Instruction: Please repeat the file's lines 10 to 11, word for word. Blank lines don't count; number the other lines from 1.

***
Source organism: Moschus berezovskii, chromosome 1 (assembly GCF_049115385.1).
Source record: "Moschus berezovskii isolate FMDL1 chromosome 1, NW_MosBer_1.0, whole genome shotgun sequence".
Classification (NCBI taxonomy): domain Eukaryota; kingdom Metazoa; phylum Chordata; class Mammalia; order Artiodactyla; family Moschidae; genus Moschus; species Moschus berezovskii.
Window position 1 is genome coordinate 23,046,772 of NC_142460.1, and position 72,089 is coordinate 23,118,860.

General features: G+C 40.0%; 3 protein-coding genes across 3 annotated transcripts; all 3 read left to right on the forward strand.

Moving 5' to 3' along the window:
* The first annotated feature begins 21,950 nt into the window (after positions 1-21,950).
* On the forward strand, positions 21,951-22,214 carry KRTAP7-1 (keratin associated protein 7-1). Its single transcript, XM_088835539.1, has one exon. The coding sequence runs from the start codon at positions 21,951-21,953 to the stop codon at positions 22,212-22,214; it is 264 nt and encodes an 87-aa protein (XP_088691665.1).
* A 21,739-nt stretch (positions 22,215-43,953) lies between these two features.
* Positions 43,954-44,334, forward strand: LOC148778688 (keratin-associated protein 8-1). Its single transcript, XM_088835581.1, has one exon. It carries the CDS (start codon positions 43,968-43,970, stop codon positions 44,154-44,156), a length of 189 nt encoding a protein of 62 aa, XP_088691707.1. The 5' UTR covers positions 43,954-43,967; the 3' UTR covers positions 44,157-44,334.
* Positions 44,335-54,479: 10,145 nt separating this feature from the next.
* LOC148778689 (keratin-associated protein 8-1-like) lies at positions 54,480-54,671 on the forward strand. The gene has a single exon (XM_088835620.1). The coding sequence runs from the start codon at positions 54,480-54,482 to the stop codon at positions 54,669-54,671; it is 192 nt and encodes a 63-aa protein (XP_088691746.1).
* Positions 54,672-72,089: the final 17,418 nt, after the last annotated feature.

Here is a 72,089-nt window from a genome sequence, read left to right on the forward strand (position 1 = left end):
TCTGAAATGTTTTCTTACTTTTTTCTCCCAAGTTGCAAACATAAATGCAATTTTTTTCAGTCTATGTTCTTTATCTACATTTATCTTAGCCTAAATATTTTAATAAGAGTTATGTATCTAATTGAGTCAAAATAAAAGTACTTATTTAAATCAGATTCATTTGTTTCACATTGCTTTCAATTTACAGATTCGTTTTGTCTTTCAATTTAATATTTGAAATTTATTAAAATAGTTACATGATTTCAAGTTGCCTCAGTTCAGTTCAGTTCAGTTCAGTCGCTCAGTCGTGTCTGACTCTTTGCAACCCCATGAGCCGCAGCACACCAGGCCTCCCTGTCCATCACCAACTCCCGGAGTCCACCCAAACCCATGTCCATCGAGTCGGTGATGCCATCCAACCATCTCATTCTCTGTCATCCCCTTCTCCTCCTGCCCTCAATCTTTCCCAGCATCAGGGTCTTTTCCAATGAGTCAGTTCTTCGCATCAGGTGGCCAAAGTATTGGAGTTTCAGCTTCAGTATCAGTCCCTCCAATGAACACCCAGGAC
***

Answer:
* Positions 43,954-44,334, forward strand: LOC148778688 (keratin-associated protein 8-1). Its single transcript, XM_088835581.1, has one exon. It carries the CDS (start codon positions 43,968-43,970, stop codon positions 44,154-44,156), a length of 189 nt encoding a protein of 62 aa, XP_088691707.1. The 5' UTR covers positions 43,954-43,967; the 3' UTR covers positions 44,157-44,334.
* Positions 44,335-54,479: 10,145 nt separating this feature from the next.